It’s time to buy back into commodities

Mining digger and dumper truck © Getty images
Commodities are starting to look interesting again

Markets took a bit of a hit yesterday.

Nothing too dramatic. 170-odd points off the Dow Jones index, a general slide in markets elsewhere.

The trigger point was unexpectedly weak manufacturing data from China. But on another day, similar data would have been brushed off by investors.

The trouble is, when you’re priced for perfection, just about any hint of an adverse breeze can knock you off your perch.

Worrying signs on the fringes of the investment world

As SocGen strategist Andrew Lapthorne notes, the MSCI World index of stocks has gone more than 400 days without a 10% correction. This is not unusual apparently – but it is roughly the average time between such corrections, says US analyst Barry Ritholtz. So one is probably due.

But it’s worth noting – given the general prevailing bullishness – that there are also disquieting things happening on the fringes of the financial world. The Argentinian peso’s steady slide against the dollar turned into a rout yesterday as the central bank apparently decided that it couldn’t afford to waste any more reserves on propping the currency up.

This isn’t astounding by any means. Argentina is a badly-run country and the black market exchange rate is already far weaker than the official one.

Also, emerging-market currencies in general have been struggling against the US dollar this year, amid concerns about the Fed reining in quantitative easing (QE). The Turkish lira needed propping up by its central bank yesterday. And the Russian rouble hit its lowest point since 2009 against the dollar.

Meanwhile, there are worries in China over a ‘wealth product’ that looks set to go bust at the end of this month. I’ll keep this simple. In essence, this is a story about banks selling unsuitable savings products linked to very dodgy investments (in this case, a coal mine) to yield-hungry investors.

People buying an asset that they think is much safer than it really is? Which is held ‘off balance sheet’ by the bank? If you’re thinking that’s a lot like the sub-prime crisis, then that’s because it is.

Until the last couple of days, it looked like China would just let the trust go bust. But it’s looking increasingly likely that some sort of bailout will be reached. Because as we already know, if investors start to wonder just what’s in these products that they’ve bought, then demand will dry up, and defaults and the cost of borrowing will surge.


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Central bankers have us well trained

In fact, this story sums up the problem with this entire market. There are dozens of things that could go wrong. Money is getting tighter in Europe (we can talk about that another day, but it’s mainly because banks are repaying emergency funds from the European Central Bank), China, and the US. For a market that has been fuelled by cheap money, that’s a real threat.

The trouble for bearish investors is that there’s an easy solution to all this. Central banks have us all well trained. If they think the economy can’t take the pullback in the printing, they’ll just print more. There is very little to stop them right now. Inflation remains low. In fact, we’re seeing lots of people start to issue blood-curdling warnings about deflation, which often seems to come as a prelude to more money-printing.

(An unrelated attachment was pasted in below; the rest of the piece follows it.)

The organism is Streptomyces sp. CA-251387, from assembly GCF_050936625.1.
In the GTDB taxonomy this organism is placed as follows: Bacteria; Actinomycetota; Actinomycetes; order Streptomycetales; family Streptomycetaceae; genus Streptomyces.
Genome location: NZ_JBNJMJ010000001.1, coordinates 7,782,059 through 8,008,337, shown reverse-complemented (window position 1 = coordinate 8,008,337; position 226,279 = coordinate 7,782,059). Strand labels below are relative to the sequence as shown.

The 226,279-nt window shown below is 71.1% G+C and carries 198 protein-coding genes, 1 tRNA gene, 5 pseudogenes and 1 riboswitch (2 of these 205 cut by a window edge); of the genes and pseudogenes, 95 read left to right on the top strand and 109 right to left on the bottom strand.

The point is, you can’t yank all your money into cash on the off-chance that today is the day that it all goes wrong. So what do you do? As we’ve said many times before, buy what’s cheap, and avoid what’s expensive.

Buy the stuff that everyone else hates

We’ve mentioned the stock markets we like regularly in the past – Japan, various European ones, and selected emerging markets. But another asset is starting to get interesting again – commodities.

Investors hate them. But that’s a good sign. Because that means that all it takes is a little turn in sentiment for them to get a lot more expensive from here. And there are a range of scenarios that could turn out to be positive for commodities.

If there’s a deflation panic, and more money is printed, at least some of that will flow to ‘real’ assets like commodities. On the other hand, if growth picks up, then demand for commodities could well surprise on the upside.

And if the bull mood in the stock market continues, investors who have missed out on big gains elsewhere will start to look to the sectors that haven’t joined in the rally so far – and again that means commodity producers.

MoneyWeek regular writer David C Stevenson outlines a very promising and simple strategy for taking advantage of any commodities rebound in the latest issue of MoneyWeek magazine, out today. He tips three investment trusts in order of riskiness.

Given that they all yield more than 4%, I’d be happy to stick any one of them in my portfolio right now and get paid to wait for the bounce. If you’re not already a subscriber, you can read David’s piece and get access to the entire MoneyWeek archive, by signing up for a three-week free trial here.

• We’ll be talking about lots of strategies to cope with today’s markets on the MoneyWeek cruise this summer. Where else can you enjoy a relaxing holiday and pick up some great investment tips from the likes of Merryn Somerset Webb at the same time? Find out more here.

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One Response

  1. 27/01/2014, IJ1 wrote

    Japan. I don’t know where you get the idea that investors “hate” Japan. long nikkei in borrowed yen was about the most crowded trade in coming into the year. no wonder the nikkei is -8% so far this year.

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